For edited volumes, editors are reminded not to invite contributors to submit their essays until the prospectus has been approved by the Publications Committee.

Policy on previously published essays

The planned volume should not contain previously published material. We also discourage the practice of adapting essays in these volumes from previously published work. If authors or contributors to edited volumes wish to base their essays on work they have previously published, they must make this known in the essay abstract, give full bibliographic citation of the previously published work, and explain why the proposed essay should not be passed over in favor of a completely new one. The finished chapters or essays must not duplicate any language from previously published work. Chapters or essays that do not conform to these requirements may be dropped from the volume.

If a chapter or essay based on previously published work is accepted, contributors must show that they have copyright or have permission in writing from the publisher of the previously published work and include a permission statement with the essay.

Permission to quote from students’ writing

It is the MLA’s policy that authors obtain permission from students to quote from their writing. The MLA staff will, on request, supply a form that contributors can use to obtain such permission. Editors should remind their contributors to obtain permission before including quotations from students’ writing in their essays.

If the prospectus is approved

Once the Publications Committee has voted to approve the prospectus, advance contracts will be issued to the volume author(s) or editor(s). These advance contracts will stipulate the delivery date and conditions for the full manuscript, including the review processes that will follow delivery of the full manuscript, noting that final acceptance is dependent on the successful peer review and committee approval of the full manuscript.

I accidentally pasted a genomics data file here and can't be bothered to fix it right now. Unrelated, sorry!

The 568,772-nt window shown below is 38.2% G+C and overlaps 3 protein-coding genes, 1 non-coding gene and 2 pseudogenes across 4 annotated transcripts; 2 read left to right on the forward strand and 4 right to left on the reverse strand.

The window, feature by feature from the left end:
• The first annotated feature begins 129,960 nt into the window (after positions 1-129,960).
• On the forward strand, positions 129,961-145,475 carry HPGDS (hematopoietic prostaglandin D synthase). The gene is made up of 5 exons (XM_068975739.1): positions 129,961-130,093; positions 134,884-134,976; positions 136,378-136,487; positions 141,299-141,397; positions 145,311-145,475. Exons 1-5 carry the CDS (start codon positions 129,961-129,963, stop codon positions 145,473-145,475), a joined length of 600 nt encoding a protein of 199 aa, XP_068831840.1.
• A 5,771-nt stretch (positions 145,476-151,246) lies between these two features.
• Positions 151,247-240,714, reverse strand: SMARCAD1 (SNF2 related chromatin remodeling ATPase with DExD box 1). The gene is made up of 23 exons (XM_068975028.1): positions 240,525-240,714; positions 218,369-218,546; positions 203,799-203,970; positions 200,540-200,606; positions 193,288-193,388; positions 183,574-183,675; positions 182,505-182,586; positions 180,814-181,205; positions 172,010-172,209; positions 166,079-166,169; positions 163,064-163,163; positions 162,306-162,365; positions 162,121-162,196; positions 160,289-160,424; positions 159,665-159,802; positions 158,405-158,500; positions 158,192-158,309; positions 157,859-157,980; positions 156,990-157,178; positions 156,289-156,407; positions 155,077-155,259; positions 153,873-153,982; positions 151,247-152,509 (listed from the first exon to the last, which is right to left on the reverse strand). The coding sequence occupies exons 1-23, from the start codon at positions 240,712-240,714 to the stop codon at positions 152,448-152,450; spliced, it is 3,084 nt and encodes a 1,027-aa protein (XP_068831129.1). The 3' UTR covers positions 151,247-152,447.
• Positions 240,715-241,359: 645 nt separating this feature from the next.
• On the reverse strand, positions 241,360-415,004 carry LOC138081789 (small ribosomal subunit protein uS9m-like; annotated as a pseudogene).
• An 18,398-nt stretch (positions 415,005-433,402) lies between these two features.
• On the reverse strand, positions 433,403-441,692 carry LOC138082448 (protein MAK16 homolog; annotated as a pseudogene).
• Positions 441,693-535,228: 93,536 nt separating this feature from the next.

The Manuscript

For edited volumes, the volume editor(s) invites contributors to submit their essays only after approval of the prospectus. Editor(s) should send to each invited contributor guidelines specifying the nature of and intended audience for the volume, the length of the essay desired, the style and format to be followed, the deadline for submission of essays, and so on.

Contributors should be informed that the volume editor(s) and the MLA reserve the right to request revision of or reject essays that do not conform to the guidelines or that fall below the quality expected.

Adherence of chapters or essays in the manuscript to the prospectus abstracts

The finished chapters or essays in the manuscript should correspond to the abstracts submitted. Because the approval of the prospectus depends on the structure of the volume outlined by it and on the topics to be covered in the chapters or essays, if the finished essays differ markedly from the prospectus abstracts, this may be grounds for rejection of the manuscript.

Introduction

The manuscript’s introduction should thoroughly address all the elements listed above in Elements of the introduction [link to above].

Preparing the manuscript